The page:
PathSensors Receives 2018 Community Partnership Award for 9 year partnership with local community collegeread more
String of anthrax scares brings back the concern for “mysterious white powder” in mail
Earlier this spring, Vannesa Trump was rushed to the hospital when a letter was sent to her that contained unidentified white powder. Immediately after opening the letter in her mother’s midtown Manhattan apartment, she called 911 and reported both coughing and nausea.
While this powder was found to be harmless, calling 911 was the best precautionary step. Anthrax and other biological pathogens can cause symptoms that aren’t always unique. A headache, nausea, and fever and chills can easily be mistaken for the common cold, but if left untreated, anthrax can cause severe illness and even death, according to the Center for Disease Control (CDC).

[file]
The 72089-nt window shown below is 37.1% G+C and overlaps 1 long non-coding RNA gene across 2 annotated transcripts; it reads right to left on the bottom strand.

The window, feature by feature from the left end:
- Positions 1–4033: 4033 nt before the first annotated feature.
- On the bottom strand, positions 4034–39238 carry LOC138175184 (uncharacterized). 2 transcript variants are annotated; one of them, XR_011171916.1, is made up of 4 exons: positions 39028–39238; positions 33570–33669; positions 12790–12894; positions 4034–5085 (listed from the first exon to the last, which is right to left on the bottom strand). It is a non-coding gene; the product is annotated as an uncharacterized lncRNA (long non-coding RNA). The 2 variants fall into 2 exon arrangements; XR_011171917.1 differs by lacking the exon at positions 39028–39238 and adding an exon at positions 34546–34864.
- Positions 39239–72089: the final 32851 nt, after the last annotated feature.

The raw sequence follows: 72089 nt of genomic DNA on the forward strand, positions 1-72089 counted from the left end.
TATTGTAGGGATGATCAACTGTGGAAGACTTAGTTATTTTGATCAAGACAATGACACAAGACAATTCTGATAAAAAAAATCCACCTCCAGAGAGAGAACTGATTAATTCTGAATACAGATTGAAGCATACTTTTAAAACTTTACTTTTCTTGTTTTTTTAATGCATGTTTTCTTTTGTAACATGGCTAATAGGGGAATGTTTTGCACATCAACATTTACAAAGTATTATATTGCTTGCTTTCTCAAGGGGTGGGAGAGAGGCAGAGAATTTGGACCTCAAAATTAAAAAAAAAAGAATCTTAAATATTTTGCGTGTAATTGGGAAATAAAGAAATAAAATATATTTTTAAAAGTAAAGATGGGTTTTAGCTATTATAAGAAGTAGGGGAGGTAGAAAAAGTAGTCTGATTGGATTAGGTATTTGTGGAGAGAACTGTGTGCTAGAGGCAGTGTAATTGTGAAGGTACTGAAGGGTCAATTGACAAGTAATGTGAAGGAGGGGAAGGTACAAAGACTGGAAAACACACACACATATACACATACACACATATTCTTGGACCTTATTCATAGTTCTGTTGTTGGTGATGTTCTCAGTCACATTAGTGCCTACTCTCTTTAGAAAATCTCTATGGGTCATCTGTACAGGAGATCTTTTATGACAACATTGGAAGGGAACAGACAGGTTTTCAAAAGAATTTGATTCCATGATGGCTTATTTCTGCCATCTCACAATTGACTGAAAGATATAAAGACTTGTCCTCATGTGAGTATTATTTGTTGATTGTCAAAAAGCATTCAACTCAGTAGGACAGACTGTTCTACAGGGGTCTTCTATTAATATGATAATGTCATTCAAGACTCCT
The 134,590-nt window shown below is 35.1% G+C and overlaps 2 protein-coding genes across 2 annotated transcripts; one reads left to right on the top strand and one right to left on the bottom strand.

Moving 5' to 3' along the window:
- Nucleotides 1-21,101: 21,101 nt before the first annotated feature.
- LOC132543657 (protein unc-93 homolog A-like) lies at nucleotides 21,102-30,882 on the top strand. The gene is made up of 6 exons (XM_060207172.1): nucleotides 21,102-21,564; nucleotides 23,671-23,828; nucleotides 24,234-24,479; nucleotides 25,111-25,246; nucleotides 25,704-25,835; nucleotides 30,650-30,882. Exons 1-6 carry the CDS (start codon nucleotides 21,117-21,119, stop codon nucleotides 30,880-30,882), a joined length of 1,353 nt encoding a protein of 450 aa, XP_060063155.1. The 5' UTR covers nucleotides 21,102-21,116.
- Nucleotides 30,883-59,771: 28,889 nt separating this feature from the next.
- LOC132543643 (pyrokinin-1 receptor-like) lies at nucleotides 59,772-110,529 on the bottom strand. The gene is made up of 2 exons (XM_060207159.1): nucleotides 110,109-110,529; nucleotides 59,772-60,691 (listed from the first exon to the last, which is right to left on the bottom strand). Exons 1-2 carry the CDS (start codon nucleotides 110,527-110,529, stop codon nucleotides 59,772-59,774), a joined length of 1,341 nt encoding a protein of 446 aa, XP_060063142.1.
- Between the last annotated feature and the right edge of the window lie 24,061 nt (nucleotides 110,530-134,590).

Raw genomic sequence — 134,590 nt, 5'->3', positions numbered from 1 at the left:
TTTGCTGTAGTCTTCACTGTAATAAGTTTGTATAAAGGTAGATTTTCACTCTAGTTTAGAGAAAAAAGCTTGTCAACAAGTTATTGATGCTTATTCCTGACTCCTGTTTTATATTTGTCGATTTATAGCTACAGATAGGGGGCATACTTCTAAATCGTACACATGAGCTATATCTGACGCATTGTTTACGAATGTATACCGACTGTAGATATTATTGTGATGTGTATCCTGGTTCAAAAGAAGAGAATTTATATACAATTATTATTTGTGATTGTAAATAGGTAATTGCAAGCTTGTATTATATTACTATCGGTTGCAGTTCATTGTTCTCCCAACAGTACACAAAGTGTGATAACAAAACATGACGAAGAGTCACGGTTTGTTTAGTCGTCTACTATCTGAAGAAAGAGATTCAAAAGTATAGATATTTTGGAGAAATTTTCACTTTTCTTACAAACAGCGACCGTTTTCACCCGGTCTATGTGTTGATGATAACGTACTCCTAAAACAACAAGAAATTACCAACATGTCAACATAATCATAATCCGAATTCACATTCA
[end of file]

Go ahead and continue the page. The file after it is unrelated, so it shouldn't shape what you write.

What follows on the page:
Shortly after the Trump’s “white powder scare”, a letter addressed to Meghan Markle and Prince Harry was received at Kensington Palace, containing a mysterious white powder. While the substance was tested and confirmed as nonsuspicious, the scare and wake of these attacks have sparked a new discussion on the safety of our mail.
This series of attacks comes nearly 17 years after the major string of anthrax attacks that followed the events of 9/11, raising the concern, once again, of the safety of our mail. While many public figures and politicians have mail-screening in place, these public figures did not, putting them at risk of exposure to direct biological attacks through their mail.
If you or your company do not have these screening practices in place, a biological attack is just as easy as getting your address. A simple turn-key solution can pass your mail through a downdraft booth test for biological pathogens and ensure your safety.
With these growing white powder threats, is it worth putting yourself at risk?
Read more on the importance of mail-screening and our easy to use BioFlash MailGuard System.